Revenue Growth Rate

It is a Trend Analysis tool that shows how fast a company is growing (positive growth) or shrinking (negative growth). You compare the current year Revenue account with the previous year. If you need to know only one number of your company, this is the one.  This figure is very helpful for investors too, as the Revenue Growth Rate is going to help them evaluate the business current and potential growth.

Revenue Growth Rate Equation

Revenue Growth Rate is a simple tool that helps investors and owners identifying trends in the company. If Current Year Revenue is smaller than Previous Year Revenue, then the company has shrunk, and the Growth Rate would be negative.  If you are analyzing your company month to month, you have to select the revenue for that specific month and compare it with the previous month. The same thing if your analysis is quarterly.

Practice yourself with this simplified Apple’s Income Statements (In $Billions):

Simplified Apple’s Income Statements

Calculate Apple’s 2015 Revenue Growth Rate:

= (2015 revenue – 2014 revenue)/(2014 revenue)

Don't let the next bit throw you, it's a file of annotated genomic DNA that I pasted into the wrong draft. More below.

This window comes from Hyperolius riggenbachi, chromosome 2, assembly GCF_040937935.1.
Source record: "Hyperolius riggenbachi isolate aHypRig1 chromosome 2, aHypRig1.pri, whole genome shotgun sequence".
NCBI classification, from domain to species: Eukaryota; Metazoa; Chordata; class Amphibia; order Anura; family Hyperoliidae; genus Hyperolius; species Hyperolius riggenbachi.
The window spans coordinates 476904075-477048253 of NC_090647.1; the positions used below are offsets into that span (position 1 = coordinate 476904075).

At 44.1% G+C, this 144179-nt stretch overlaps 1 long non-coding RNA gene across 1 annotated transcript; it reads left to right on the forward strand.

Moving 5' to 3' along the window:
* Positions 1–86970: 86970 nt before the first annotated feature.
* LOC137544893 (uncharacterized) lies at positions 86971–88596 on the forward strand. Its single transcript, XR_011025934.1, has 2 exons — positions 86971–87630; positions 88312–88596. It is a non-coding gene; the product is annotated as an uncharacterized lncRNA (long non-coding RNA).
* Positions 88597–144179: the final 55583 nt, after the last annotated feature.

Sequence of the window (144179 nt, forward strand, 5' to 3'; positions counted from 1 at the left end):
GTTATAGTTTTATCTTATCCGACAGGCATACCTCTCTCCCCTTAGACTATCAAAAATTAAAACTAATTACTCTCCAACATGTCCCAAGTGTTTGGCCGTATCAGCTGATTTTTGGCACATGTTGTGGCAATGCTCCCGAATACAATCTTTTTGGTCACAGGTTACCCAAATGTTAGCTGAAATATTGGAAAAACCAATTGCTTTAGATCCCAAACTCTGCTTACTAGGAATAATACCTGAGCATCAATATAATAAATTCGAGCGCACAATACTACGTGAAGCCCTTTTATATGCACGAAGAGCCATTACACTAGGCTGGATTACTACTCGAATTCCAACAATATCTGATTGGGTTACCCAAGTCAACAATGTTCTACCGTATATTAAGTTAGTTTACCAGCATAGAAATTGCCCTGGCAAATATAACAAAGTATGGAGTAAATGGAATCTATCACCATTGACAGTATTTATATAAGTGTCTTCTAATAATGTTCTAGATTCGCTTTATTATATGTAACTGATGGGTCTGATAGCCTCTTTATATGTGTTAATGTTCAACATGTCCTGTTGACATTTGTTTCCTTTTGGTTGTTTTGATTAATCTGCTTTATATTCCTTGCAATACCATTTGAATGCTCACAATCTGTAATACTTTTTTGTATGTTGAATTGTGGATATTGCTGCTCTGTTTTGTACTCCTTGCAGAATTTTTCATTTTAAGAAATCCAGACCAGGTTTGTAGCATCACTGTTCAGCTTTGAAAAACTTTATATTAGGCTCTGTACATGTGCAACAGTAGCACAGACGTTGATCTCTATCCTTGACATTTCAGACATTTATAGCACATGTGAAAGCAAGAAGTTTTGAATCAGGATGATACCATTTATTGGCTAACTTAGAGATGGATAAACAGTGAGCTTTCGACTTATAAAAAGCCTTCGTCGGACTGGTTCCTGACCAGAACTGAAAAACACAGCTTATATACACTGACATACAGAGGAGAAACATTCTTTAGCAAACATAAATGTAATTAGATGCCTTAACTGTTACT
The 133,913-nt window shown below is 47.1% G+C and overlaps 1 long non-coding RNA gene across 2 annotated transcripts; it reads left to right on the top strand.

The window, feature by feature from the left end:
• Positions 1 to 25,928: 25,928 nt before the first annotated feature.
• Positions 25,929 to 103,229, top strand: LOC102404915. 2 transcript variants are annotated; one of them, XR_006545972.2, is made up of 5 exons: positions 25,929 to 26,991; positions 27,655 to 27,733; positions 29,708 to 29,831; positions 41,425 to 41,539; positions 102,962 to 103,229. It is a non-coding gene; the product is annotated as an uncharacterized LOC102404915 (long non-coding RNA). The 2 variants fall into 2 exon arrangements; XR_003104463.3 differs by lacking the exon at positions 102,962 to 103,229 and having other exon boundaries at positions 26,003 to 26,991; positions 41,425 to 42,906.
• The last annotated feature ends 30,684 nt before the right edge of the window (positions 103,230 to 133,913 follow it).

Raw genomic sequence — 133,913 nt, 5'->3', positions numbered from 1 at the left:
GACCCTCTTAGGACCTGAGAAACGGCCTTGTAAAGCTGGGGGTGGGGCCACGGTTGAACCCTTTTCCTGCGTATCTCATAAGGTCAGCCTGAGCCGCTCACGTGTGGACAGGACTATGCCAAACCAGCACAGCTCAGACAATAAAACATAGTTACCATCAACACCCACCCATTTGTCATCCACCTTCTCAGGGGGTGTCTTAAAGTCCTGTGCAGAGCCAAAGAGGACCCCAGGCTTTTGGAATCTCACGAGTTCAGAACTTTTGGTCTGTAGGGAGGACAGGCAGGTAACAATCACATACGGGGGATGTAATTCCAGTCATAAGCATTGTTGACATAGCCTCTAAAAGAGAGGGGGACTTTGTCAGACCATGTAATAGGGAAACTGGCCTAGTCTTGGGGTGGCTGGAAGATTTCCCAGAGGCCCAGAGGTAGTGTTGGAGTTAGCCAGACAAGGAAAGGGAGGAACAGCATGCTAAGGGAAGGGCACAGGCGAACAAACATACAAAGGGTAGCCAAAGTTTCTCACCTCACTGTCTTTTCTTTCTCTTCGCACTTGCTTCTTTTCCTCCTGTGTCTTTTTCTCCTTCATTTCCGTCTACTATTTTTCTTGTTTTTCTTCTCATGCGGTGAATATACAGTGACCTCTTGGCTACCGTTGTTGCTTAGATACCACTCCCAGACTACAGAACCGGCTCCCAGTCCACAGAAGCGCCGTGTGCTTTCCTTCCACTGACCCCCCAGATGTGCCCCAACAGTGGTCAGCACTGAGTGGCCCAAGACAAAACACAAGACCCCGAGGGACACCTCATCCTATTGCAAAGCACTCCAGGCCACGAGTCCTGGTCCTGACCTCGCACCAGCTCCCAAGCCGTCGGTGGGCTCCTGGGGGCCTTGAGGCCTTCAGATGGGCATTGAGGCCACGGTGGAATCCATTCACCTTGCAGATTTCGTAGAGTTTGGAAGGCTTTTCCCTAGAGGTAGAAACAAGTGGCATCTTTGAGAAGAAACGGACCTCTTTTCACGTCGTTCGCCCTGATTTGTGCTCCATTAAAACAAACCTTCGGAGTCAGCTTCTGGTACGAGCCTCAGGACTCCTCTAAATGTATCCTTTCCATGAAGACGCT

= ($234B – $183B)/$183B
= 0.28 *100
= 28%

Apple’s 2015 revenue grew 28% from 2014

Calculate Apple’s 2017 Revenue Growth Rate:

= (2017 revenue – 2016 Revenue)/ 2016 Revenue
= ($229B – $216B)/$216B
= 0.06*100
= 6%

Apple’s 2017 revenue grew 6% from 2016

Introduction to Accounting

In this post, I want to talk briefly about accounting, the language of business. Every business person should have basic notions of accounting as it gives you a good insight into how businesses operate. Accounting is the process of measuring and summarizing business activities, interpreting financial information and communicating the results to management and other decision makers. It is an information system that provides reports to users about the economic activities and condition of a business.

Accounting information is used by two different users, internal users (managers and employees) and external users (investors, creditors, customers, government). All accountants identify quantitative information (business transactions), record it in a systematic manner and report that information using financial statements. The information they provide must be trustworthy and useful for decision-making.

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